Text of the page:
GERARD CURTIS DELANO Gerald Curtis Delano began drawing at an early age. After the encouraging sale of a pen and ink drawing to Life Magazine, he attended evening classes at the Swaine Free School of Design in New Bedford. Delano moved to New York City and enrolled at the Art Students League where he studied under George Bridgeman, Edward Dumond, and Edward Dufer. He also attended the Grand Central School of Art, taking classes with prominent illustrators Harvey Dunn, Dean Cornwell, and N.C. Wyeth.

Delano illustrated numerous magazine covers, drew fashions for women’s magazines, and painted subjects for various calendar companies. He also became an animator of movie cartoons. His humorous sketches appeared in many U.S. and European magazines, including Life, Judge, Puck, and Punch. Beginning in 1919, Delano traveled numerous times to the west and, in the mid-twenties, he settled in New York to create illustrations for the covers of Cosmopolitan, Colliers, and Western Stories, as well as a Native American series for the Santa Fe Railway Company.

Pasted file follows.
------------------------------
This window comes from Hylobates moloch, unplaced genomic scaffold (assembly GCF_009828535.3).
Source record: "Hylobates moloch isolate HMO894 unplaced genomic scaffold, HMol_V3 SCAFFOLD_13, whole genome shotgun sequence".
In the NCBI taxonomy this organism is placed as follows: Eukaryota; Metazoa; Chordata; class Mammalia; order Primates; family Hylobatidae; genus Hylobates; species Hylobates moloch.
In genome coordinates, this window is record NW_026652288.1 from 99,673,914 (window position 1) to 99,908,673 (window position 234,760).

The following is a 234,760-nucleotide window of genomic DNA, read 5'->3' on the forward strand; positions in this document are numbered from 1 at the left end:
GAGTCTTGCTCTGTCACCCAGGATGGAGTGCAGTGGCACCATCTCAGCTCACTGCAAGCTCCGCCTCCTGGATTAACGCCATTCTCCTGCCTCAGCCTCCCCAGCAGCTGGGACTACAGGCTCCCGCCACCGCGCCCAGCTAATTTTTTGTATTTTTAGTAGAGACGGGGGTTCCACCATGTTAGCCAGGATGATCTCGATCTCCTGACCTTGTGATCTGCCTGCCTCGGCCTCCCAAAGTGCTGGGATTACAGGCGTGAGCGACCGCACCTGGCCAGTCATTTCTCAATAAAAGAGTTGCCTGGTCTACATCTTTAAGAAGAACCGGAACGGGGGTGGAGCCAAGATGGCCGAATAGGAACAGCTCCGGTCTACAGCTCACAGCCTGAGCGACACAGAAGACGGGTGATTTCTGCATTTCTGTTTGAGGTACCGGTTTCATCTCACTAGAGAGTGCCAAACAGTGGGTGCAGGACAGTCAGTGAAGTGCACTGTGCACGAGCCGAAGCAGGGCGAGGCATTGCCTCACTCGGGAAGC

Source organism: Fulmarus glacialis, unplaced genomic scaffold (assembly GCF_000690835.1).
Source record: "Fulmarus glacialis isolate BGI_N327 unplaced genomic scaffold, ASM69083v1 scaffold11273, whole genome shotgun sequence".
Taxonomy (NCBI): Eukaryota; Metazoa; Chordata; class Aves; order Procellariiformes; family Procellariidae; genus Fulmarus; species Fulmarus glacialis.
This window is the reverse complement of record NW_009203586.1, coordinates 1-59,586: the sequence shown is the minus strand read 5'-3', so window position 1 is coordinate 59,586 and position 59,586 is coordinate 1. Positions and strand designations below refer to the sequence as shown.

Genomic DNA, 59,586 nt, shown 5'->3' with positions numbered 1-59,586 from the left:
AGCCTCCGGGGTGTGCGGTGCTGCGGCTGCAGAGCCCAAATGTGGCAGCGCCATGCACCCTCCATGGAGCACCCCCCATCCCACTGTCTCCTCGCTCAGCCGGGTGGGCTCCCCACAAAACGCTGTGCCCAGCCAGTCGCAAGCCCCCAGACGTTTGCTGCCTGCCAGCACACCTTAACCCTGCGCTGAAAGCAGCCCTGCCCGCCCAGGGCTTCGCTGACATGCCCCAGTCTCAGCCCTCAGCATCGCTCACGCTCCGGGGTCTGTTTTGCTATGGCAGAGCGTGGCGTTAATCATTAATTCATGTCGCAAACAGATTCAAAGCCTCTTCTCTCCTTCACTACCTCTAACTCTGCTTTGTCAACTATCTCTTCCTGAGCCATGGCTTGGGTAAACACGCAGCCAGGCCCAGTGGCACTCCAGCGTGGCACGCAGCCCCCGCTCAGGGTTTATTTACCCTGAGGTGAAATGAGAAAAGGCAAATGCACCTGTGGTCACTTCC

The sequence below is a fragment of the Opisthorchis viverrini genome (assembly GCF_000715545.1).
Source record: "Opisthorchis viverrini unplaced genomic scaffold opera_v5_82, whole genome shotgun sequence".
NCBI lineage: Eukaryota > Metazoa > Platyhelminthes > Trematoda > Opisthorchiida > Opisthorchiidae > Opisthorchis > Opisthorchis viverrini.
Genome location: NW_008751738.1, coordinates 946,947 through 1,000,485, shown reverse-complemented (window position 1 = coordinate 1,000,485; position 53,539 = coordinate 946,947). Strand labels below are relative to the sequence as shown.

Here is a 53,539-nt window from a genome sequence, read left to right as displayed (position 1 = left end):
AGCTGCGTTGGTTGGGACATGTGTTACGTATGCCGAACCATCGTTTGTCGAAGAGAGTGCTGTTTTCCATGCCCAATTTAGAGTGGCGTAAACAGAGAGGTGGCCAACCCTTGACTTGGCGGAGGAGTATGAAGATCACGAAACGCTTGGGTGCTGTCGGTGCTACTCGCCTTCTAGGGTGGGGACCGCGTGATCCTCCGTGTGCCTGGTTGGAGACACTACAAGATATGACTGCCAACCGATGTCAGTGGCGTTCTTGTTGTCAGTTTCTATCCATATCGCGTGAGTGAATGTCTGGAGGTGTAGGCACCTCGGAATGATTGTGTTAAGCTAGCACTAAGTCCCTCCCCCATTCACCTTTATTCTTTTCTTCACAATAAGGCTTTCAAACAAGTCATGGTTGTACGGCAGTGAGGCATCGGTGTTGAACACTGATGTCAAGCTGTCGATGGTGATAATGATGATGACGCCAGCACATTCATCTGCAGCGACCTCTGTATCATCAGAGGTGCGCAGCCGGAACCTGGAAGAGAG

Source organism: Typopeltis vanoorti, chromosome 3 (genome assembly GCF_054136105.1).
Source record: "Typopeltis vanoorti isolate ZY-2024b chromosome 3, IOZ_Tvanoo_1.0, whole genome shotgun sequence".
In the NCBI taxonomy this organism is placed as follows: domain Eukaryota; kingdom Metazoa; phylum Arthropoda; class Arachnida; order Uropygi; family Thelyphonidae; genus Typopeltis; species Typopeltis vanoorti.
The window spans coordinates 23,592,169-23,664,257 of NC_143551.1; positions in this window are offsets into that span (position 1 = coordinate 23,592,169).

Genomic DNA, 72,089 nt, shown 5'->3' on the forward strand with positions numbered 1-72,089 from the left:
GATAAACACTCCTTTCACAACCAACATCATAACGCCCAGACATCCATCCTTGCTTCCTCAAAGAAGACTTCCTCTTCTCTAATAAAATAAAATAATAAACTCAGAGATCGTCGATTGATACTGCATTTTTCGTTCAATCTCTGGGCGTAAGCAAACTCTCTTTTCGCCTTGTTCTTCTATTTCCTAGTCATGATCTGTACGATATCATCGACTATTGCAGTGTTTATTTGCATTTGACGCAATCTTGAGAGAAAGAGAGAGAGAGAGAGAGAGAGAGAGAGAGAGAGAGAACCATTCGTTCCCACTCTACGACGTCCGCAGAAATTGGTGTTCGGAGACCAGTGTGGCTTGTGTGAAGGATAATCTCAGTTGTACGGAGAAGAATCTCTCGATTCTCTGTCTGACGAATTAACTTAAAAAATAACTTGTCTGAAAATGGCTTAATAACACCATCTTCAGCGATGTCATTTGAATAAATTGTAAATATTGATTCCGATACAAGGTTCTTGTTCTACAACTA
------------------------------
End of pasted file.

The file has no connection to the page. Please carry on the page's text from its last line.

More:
In 1936, he was awarded a two-year contract to create illustrations with accompanying text for The Story of the West, a chronological account of events highlighting the development of the West from the beginning of the nineteenth century. Eventually, Delano left the illustration business to pursue painting. In 1947, Delano traveled to Arizona and visited the Navajo reservation. For the rest of Delano’s career, depictions of Navajo people, red sandstone canyons, and wildlife dominated his paintings.


Navajo Camp
oil on panel
23 1/2 x 29 1/2 in.
Artist Inquire